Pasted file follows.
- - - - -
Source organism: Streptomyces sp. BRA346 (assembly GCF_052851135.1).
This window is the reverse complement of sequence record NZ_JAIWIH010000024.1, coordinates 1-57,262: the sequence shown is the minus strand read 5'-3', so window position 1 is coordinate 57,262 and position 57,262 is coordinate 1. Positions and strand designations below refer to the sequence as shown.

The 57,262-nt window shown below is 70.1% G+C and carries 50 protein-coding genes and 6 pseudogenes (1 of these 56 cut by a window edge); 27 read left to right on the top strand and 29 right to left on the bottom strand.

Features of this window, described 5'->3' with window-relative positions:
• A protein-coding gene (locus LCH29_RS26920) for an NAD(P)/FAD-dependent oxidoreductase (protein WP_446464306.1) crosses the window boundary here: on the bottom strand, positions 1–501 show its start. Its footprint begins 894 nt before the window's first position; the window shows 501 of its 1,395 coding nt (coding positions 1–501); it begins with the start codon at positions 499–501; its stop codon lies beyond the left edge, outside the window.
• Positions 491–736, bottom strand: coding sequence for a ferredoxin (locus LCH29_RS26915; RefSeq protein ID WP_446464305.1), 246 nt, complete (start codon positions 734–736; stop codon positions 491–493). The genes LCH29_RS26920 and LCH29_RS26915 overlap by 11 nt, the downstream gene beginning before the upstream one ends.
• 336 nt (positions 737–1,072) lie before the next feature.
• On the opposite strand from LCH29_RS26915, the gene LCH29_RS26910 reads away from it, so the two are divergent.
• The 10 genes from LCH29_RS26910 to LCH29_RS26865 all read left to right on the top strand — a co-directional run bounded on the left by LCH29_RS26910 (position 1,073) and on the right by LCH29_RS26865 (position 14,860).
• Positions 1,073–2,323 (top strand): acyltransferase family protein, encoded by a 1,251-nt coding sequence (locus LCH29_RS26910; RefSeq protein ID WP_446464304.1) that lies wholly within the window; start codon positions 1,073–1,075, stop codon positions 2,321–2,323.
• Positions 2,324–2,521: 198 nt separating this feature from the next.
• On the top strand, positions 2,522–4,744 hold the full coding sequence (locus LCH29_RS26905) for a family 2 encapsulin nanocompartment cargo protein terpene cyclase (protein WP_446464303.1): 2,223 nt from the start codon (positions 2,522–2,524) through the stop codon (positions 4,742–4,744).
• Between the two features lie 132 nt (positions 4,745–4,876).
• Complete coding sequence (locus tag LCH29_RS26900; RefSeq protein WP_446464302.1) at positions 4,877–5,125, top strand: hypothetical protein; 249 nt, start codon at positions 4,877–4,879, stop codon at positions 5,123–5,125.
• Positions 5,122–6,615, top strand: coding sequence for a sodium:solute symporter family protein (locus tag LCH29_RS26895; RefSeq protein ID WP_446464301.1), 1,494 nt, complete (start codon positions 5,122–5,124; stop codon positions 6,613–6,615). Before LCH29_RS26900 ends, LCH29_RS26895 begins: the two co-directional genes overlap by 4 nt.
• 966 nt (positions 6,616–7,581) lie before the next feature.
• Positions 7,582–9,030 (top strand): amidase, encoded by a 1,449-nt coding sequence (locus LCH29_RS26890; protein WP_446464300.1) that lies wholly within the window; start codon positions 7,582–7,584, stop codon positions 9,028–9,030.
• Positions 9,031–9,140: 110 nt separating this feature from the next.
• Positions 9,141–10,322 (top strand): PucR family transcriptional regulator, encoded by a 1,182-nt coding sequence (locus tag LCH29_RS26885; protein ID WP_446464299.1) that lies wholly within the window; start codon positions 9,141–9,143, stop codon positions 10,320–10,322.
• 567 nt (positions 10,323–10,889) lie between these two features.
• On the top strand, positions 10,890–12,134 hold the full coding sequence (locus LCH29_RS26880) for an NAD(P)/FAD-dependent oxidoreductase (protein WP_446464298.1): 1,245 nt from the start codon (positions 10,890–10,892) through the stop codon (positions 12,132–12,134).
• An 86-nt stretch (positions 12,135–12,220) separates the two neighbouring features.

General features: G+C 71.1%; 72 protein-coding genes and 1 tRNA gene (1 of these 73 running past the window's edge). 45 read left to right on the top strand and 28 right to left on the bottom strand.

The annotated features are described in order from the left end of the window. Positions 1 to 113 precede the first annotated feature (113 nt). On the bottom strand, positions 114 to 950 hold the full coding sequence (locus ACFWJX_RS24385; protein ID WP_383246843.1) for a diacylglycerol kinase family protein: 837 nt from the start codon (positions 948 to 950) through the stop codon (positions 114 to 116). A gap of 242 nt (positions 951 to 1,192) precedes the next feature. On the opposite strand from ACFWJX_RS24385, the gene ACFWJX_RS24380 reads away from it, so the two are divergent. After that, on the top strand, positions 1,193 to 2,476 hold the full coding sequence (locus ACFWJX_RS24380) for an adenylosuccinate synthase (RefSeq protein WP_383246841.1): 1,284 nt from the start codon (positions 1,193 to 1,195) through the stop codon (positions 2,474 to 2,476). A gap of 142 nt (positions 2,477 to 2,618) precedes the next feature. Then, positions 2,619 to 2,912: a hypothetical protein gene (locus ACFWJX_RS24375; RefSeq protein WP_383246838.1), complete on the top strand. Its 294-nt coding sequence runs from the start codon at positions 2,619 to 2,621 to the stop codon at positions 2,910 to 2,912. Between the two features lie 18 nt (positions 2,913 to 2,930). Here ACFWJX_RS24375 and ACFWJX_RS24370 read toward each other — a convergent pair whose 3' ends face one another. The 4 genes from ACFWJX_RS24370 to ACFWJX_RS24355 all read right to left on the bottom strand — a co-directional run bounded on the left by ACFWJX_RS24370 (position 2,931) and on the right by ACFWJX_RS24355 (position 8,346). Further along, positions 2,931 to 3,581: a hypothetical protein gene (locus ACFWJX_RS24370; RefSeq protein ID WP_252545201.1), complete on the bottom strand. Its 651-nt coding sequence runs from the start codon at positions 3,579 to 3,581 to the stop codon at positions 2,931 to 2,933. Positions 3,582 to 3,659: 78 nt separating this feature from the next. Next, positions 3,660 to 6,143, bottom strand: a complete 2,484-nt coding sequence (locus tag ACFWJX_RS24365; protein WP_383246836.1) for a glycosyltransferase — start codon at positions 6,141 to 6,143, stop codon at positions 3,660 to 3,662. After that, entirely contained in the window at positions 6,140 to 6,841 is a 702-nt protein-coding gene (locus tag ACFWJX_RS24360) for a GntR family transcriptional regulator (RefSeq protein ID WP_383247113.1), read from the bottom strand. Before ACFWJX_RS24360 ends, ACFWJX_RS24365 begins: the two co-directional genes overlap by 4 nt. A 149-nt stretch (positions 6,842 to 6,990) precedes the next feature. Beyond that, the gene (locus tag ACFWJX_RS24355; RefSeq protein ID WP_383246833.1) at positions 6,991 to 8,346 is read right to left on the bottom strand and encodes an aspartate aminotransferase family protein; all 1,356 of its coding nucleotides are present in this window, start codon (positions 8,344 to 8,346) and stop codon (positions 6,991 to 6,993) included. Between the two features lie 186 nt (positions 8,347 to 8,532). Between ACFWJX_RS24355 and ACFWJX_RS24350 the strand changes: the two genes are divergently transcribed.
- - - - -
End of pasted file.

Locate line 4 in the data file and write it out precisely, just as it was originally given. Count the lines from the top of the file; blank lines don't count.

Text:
Features of this window, described 5'->3' with window-relative positions: